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Honorary Professor of PKU Chang Hsin-Kang: Roaming Amongst Civilizations

SEP . 14 2021
Peking University, Sept 14, 2021: On September 11th, Yenching Academy Peking University held the opening ceremony 2021. Former President of City University of Hong Kong (CUHK) and Honorary Professor of PKU Chang Hsin-Kang delivered a keynote speech titled Roaming Amongst CivilizationsFull text reads as follows.


Professor Yuan, Professor Hass, Colleagues and Students:

It is an honor and a privilege to participate in Yenching Academy's opening ceremony of the 2021 academic year. It is of course a pleasure for me to meet the talented young scholars from dozens of countries. 

The fact that I am participating in this ceremony while in North America says two things about human civilization today: First, modern human civilization is already so advanced that a person in a private home in North America can be heard and seen via electromagnetic signals with almost no delay or distortion. This is indeed an enormous achievement of the human race which has inhabited this 4.5-billion-year old planet for about 4.5 million years, namely, during only the last 0.1% of the earth's existence. Second, the reason that we need to resort to the latest communication technology for today's ceremony is due to the simplest self-reproducing organic being, viruses, which have existed on this planet much, much longer than humans.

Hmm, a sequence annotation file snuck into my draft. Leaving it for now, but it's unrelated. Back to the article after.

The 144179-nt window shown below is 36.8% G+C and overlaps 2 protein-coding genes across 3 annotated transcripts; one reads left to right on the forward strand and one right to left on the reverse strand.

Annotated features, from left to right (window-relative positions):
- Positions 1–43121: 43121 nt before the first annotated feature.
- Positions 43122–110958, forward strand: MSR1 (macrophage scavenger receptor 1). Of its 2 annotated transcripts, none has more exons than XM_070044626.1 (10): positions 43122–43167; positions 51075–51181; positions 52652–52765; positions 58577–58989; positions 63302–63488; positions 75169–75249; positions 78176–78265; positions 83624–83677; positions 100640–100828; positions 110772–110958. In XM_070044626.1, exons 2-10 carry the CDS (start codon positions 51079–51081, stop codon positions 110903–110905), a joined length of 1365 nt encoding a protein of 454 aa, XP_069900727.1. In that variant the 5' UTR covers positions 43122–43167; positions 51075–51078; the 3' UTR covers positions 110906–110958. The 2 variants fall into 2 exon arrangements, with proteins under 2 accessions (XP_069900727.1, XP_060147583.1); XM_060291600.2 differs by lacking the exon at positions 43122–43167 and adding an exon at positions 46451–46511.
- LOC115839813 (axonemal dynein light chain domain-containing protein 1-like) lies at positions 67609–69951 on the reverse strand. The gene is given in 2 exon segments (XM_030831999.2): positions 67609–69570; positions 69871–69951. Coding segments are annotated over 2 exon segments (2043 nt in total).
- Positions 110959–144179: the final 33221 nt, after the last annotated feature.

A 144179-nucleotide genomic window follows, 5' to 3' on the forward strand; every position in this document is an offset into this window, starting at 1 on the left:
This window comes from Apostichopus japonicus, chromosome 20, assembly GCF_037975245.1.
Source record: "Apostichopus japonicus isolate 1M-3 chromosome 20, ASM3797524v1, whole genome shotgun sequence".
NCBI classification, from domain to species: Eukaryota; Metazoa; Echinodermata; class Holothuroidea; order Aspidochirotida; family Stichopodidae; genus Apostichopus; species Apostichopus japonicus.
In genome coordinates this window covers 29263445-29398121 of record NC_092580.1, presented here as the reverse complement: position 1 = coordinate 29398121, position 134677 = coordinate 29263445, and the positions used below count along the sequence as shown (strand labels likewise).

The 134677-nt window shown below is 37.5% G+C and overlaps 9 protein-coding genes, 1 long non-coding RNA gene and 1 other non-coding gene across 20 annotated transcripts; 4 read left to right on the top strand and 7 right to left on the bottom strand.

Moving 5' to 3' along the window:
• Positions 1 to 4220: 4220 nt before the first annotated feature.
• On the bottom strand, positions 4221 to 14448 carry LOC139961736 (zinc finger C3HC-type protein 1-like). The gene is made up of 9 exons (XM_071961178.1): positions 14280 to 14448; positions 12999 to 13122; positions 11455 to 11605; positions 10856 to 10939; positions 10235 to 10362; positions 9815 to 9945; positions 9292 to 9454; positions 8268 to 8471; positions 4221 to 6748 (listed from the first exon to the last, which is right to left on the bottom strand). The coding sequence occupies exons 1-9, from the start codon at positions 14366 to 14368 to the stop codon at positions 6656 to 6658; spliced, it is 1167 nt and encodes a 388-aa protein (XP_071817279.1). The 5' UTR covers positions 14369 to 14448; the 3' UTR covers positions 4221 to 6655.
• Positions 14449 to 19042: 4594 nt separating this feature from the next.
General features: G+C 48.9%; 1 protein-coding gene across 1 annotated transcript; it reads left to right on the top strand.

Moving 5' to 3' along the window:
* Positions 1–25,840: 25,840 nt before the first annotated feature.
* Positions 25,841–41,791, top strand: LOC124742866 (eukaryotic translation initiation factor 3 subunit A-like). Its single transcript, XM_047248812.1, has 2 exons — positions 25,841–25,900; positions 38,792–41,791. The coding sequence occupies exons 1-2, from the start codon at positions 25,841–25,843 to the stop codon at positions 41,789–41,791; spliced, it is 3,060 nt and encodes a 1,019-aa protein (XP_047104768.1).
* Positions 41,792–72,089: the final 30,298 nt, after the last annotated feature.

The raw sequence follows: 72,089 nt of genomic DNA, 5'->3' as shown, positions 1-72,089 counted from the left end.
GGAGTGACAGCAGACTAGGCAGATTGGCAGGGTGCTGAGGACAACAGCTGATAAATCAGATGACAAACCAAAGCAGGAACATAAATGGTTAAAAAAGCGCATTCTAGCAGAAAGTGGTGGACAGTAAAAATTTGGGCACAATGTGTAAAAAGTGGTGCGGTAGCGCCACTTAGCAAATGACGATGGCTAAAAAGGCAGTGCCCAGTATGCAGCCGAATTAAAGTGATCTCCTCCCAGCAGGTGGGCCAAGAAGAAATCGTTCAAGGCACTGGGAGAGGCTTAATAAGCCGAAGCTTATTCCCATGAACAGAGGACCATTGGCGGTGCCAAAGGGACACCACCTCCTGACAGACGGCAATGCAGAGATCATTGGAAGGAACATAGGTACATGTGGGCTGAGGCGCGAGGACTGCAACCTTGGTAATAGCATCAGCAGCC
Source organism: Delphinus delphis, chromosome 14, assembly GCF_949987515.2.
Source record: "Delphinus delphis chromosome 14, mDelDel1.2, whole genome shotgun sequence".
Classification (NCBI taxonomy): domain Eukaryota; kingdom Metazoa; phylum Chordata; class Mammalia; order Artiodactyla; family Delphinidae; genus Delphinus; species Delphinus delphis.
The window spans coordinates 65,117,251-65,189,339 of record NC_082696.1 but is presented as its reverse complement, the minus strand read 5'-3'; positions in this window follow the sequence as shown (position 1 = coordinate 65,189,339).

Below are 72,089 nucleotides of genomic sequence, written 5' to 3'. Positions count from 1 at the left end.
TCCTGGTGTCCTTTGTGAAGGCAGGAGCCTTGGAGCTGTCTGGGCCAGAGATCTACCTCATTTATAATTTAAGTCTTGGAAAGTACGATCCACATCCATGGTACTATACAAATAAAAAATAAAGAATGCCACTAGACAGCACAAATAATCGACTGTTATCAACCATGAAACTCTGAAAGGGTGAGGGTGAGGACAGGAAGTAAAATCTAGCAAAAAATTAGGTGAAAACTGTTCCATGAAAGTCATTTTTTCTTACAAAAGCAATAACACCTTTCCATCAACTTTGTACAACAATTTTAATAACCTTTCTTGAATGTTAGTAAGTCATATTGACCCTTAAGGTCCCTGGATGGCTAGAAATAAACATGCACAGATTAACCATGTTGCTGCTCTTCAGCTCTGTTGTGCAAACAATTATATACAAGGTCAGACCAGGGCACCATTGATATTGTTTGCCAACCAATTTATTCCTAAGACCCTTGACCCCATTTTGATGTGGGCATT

Sadly, more than 4 million humans have died and over 200 million have become sick due to the pandemic caused by the Coronavirus. As of now, we still don't know enough about the various mutations of this virus, but a significant proportion of the human race has begun to fight one another instead of the virus.

This reminds me of a well-known experiment in behavioral psychology:  A group of mice are put in a metal cage and fed regularly with food and water; overall, they live in the cage reasonably peacefully. However, when an electrical current is introduced to run through the metal cage, some mice start to fight violently due to the pain caused by the electrical current. 

We humans are supposed to be more intelligent than the mice. That's why we use them to study behavioral psychology, not the reverse. 

However, whenever I see TV footage showing crowds that claim not to believe in the pandemic, refuse to wear masks and oppose vaccination, and that assault onlookers who hold different views, I can't help but think of the mice experiment. 

Now, let us recall some historical facts: